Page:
NCERT Preschool Curriculum Is Not Mandatory

This one is a real bummer. One might think that now, at least we have a curriculum. Maybe, the syllabus will follow or the curriculum will help in arriving at the syllabus. Surprise, surprise, there is an asterisk – conditions apply. The NCERT curriculum is suggestive and directional; it is not binding on the states. It does not refer to being compulsory or even considered by the preschools.

NCERT might argue that this flexible approach will aid innovation and not strait-jacket and stifle on-the-ground initiatives. Well, we are Indians. We do not have a great history of following the required mandates, how are the preschools going to follow the curriculum which is not enforced? The NCERT preschool curriculum has as much probability to succeed as the law against littering.

Fails To Address The Inequity

The NCERT preschool curriculum document rightly identifies that there is a wide variety of preschool services in our country – Anganwadi, private preschools etc, which have a huge disparity in infrastructural facilities, teacher qualifications, curriculum and pedagogies. Brilliant observation. And, then what does the document do? Gloss it over. Move onto the next sermon. Brilliant strategy.

The children, basis the family they are born in, start their preschool journey with an advantage or a drawback. This would then become a recurrent theme of their lives. NCERT could have tried to address this inequity of learning opportunities for the country’s future. Maybe, it thought that it is the responsibility of the Government. NCERT forgot that NCERT itself is the Government.


Throughout the NCERT preschool curriculum, it keeps referring to teachers. This is what teachers should do/plan/execute, roles and responsibilities etc. Presumably, nothing wrong with it. Just that, how much actual scope do the teachers have in a preschool set-up? Be it in Anganwadi or private preschools, the so-called teachers are mere fillers with suspect qualifications and motivations.

The real decision-makers are the owners/management of the private preschools and the higher-up Government officials. They control the purse strings and are responsible for making the resources available or off limits for the children’s learning. What does the NCERT preschool curriculum have to say about them? Silence.

What’s going to be achieved in preschool learning by letting the sharks devour the fees and grants without any concurrent deliverables? NCERT is awesome in sermonizing and also dragging its feet.

NCERT Preschool Curriculum’s Aim

The above downsides and other equally dreadful measures are made further insufferable by the stated aim of the NCERT preschool curriculum: Preparing the child for school.

There is no more disservice and letting down of children of India than this. Are the schools not enough to snatch away the childhood from the child that another three years are added to the ordeal? That too, when the child is just about getting to know and experience the fun and joy of being a child.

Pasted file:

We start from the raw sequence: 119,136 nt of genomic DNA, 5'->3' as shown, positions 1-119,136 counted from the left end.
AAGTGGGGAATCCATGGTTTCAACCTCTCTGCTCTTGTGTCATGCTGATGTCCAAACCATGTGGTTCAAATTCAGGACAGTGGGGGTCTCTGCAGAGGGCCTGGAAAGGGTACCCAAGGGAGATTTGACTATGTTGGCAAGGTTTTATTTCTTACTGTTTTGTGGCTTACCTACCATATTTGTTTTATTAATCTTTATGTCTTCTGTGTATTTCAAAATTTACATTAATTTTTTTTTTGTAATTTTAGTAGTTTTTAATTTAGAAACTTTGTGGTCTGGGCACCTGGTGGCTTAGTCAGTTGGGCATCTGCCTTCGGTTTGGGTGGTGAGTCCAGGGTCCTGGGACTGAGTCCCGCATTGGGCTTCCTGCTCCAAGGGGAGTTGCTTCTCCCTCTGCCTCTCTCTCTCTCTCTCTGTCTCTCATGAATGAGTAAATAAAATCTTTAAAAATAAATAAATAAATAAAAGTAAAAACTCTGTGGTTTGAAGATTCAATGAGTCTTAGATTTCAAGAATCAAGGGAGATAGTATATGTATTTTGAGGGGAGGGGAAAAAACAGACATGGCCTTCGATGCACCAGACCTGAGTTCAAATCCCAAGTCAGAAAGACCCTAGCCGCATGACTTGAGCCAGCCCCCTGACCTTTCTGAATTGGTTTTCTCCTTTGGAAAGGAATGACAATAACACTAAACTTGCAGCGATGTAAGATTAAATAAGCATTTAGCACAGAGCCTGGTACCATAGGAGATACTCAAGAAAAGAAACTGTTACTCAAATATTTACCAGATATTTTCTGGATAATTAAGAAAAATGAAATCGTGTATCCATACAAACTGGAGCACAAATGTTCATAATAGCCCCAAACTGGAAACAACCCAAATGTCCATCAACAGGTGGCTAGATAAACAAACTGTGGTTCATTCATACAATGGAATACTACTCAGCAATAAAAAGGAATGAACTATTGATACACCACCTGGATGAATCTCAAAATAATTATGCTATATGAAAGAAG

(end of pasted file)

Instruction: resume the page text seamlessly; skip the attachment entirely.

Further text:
NCERT could have put the aim of the preschool curriculum as letting a child be and enjoying childhood. It could have imparted more learning to children than the current redundant version.

What are your thoughts on the NCERT preschool curriculum?

PS: I am a stay-at-home father to six-year-old twin daughters, neither an educationist nor an expert, just growing up together with my children. The above thoughts are an expression of parenting is having an opinion, getting involved and trying to better.

Stand UP, Speak OUT!!! #IAmAParent.

NCERT Syllabus: Pre-Historic And Aimless

Any idea how was the world in 2006, 15 years back? No iPhones, No WhatsApp, No Instagram. Youtube was just a year old. Amazon and Facebook had not entered India. Whoa!! 2006 was a different world altogether as compared to 2021. 2006 also had another significant event – the NCERT syllabus for Class 1 was launched. And, it has been the same ever since, for the last 15 years. Whoa!!

The NCERT syllabus i.e. the textbooks the children study for Class 1 in 2021 is the same that the children studied in 2006. This is beyond belief. The technological landscape has changed. The people’s exposures and expectations have changed. There is hardly any comparison to the people’s lives then and now. And, the NCERT syllabus has remained exactly the same.

The NCERT syllabus seems to be cast in stone that it remains what it was 15 years back. Today’s children have access to so many innovations and newer experiences and the NCERT syllabus designed in 2006. There can and will, of course, be several arguments as to why the NCERT syllabus won’t and can’t change in 15 years.

NCERT Syllabus: Pre-Historic

Ever since NCERT came into being or whenever the new syllabus is devised, roughly the same time-lines have been maintained – 15 years or more for the syllabus update. So, if the non-updation of the syllabus has worked till now, it might as well do so currently too. The past laziness is the excuse for today’s laziness.